As a means of ensuring food security and further encouraging farmers in the midst of risks posed by the COVID-19 pandemic as well as floods that ravaged several farming communities across Northern Nigeria, the CBN, under the aegis of ABP recently approved additional incentives, through which it will share equal risks with the SHFs.

The new initiative was expected to boost food production while checking inflation tide and slashing farmers’ risk portfolio of 75 per cent to 50 per cent. It would increase the apex bank’s collateral guarantee to 50 per cent from 25 per cent.

Mr Yusuf Yila, CBN director of Development Financing, assured the farmers that the bank was open to suggestions that would help eliminate their challenges and boost productivity.

“The primary objective is massive financing of farmers for the dry season cultivation as part of our intervention on some focal commodities.

“This intervention is apt at this crucial stage of our economic development given recent happenings in the country, including the COVID-19 pandemic,’’ he said.

Yila emphasised that the programme had lifted thousands of SHFs out of poverty and generated millions of jobs for unemployed Nigerians.

He said that the ABP was characterised by the use of high-quality seeds and establishment of off-take agreements which guarantee ready market for farmers at agreed market prices.

As a way of supporting government’s economic diversification, the CBN recently engaged 256,000 cotton farmers, under the ABP, for the 2020 planting season.

Yila said that because of the commitment of the bank to cotton production, textile industries now had enough supply of locally produced cotton.

“CBN is trying to bring back the glory of textile of those days when the industry used to employ 10 million people across the country.

“In the 1980s we lost that glory because of smuggling, and our country was turned into a dumping ground for textile materials,’’ he said.

He lamented a situation where the country spent five billion dollars on importation of textile materials, adding that the bank was taking steps to ensure that the entire value chain in the industry was funded for the benefit of the people and the country.

He described agriculture as the next big thing after oil.

Mr Chika Nwaja, Head of ABP in the apex bank said that since 2015 when it was first launched, the programme had spearheaded food revolution in Nigeria.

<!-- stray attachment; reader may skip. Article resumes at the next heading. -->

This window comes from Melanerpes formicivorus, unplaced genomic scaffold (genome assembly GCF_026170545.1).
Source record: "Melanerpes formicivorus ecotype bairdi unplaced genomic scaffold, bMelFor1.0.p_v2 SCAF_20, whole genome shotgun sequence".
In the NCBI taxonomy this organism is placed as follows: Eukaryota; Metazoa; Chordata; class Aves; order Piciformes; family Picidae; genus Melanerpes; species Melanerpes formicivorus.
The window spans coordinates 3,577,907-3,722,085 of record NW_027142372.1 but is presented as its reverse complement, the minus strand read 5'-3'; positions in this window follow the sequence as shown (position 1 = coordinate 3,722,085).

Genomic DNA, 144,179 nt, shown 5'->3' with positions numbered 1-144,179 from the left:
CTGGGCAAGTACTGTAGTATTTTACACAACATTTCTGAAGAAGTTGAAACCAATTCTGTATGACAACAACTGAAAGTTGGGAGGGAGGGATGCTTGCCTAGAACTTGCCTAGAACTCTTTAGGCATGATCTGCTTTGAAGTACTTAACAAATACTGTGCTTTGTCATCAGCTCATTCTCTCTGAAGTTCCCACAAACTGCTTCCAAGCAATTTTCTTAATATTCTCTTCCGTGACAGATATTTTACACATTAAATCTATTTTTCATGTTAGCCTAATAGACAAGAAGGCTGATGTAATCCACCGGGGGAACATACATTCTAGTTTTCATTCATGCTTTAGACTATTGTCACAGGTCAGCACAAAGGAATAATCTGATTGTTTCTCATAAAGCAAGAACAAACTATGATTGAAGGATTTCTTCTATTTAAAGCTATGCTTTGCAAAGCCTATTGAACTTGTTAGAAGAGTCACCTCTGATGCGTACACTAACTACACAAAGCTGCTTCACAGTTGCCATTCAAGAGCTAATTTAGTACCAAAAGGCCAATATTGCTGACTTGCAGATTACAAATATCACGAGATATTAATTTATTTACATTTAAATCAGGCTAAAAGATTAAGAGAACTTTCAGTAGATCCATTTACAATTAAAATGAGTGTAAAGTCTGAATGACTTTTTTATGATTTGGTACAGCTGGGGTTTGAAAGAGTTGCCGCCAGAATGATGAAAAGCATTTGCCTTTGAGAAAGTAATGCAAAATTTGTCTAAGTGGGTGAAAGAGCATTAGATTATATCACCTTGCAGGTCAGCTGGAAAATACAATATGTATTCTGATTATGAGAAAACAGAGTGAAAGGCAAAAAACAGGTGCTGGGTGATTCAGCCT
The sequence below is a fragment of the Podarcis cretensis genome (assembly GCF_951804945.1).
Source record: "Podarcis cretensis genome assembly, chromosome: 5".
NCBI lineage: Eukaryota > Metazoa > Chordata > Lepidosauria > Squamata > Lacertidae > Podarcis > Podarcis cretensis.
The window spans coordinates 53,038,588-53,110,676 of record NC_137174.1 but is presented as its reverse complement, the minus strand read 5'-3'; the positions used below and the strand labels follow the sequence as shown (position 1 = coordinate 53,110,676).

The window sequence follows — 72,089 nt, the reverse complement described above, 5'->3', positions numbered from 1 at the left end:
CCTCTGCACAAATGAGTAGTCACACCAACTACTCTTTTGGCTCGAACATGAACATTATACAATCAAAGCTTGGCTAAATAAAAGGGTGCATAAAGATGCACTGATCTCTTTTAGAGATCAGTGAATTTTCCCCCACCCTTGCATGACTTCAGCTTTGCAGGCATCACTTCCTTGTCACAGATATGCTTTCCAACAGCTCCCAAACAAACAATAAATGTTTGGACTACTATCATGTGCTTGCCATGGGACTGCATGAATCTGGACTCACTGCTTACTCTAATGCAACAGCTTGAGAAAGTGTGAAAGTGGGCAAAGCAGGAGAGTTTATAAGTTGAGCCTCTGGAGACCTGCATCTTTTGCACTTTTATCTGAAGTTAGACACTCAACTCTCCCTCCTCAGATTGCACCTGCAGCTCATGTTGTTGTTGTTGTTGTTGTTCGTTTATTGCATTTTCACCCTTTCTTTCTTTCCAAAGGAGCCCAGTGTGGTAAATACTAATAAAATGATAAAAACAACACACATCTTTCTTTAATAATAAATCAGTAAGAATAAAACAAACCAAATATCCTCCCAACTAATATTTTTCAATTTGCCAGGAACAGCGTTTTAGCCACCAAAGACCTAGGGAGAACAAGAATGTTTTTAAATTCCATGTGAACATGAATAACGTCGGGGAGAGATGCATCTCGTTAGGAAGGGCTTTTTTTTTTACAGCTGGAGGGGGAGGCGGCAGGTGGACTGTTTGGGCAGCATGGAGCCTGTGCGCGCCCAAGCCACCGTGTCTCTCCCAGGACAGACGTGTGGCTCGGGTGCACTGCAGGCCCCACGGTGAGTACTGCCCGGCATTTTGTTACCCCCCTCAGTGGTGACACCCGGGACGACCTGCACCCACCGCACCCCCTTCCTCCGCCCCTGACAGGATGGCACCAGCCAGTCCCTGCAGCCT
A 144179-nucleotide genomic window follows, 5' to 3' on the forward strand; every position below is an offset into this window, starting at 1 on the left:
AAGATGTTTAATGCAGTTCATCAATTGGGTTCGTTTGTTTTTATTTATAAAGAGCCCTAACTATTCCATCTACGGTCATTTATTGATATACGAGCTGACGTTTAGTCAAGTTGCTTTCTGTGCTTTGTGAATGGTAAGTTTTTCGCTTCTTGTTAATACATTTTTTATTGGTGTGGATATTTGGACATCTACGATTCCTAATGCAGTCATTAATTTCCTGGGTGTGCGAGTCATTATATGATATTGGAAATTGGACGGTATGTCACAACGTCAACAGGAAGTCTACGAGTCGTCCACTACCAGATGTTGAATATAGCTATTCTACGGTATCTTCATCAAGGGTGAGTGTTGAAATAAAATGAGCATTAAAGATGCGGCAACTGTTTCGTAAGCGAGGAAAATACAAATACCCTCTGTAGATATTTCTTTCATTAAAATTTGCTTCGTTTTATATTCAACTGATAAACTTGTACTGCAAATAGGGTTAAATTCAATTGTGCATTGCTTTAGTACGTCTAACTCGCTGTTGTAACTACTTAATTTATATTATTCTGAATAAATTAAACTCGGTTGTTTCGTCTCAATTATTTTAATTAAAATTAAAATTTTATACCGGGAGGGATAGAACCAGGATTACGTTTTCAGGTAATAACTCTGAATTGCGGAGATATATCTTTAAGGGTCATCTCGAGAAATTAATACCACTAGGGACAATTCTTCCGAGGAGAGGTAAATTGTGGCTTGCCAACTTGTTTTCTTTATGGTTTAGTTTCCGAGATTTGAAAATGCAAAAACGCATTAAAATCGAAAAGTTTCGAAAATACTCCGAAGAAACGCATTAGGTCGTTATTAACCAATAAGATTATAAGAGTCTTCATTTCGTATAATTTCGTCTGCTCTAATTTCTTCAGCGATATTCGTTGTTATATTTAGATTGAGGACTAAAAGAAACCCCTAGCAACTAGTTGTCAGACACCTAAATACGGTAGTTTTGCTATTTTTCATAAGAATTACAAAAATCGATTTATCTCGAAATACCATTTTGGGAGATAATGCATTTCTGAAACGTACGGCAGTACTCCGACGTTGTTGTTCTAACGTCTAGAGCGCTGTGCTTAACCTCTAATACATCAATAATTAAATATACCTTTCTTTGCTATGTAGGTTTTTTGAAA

Nwaja said that the programme now accommodates three million farmers who cultivate 1.7million hectares of farmland. He called on stakeholders to adopt improved agricultural techniques for better yields.

“While other parts of the world are already in the fourth agricultural revolution which is digital, Nigeria is still grappling with the second revolution which is mechanised farming,’’ he said.

Two initial beneficiaries of the agricultural revolution of the federal government, and the ABP were Kebbi and Lagos states. Both states went into a collaboration that birthed the LAKE Rice initiative. That initiative has now resulted to the construction of a multi-billion Naira 32 Metric Tonnes per hour capacity rice mill by the Lagos state government.

The rice mill was conceptualised by former Lagos Governor, Akinwunmi Ambode, and its scheduled to be completed in the first quarter of 2021.

Ms Abisola Olusanya, Lagos State Commissioner for Agriculture said that the mill would strengthen the economic rigour of the nation and enhance economic resilience by providing employment opportunities for Nigerians through the creation of 250,000 jobs.

Olusanya stressed that the facility will help to create wealth across the Agricultural value chain.

Also, Abubakar Bello, President of Maize Association of Nigeria, while commending CBN for providing high yielding maize seeds to members through the ABP, assured that the country would soon be self sufficient in maize production.

Overall, the Anchor Borrowers ‘ Programme of the CBN has proved to be a critical intervention in Nigeria’s agricultural sector which, if sustained, would help consolidate government’s policy on food security and economic growth.

The Programme, however, faces some challenges, principal among which is the inability of some of its beneficiaries to repay their loans.

CBN sources say that recouping about N240 billion ‘revolving’ credit facilities granted to small-scale farmers and processors in the programme has been hampered by COVID-19 pandemic.

Stakeholders fear that the inability to recoup the loans spells doom for further deepening of sustainable agricultural financing and food security objectives as envisaged by the scheme’s policy formulators.

Many Nigerians are, however, optimistic that the Anchor Borrowers’ Programme, if well nurtured and strengthened, would go a longer way to boost the country’s food security and also boost economic diversification efforts as well as increase foreign exchange earnings of the country.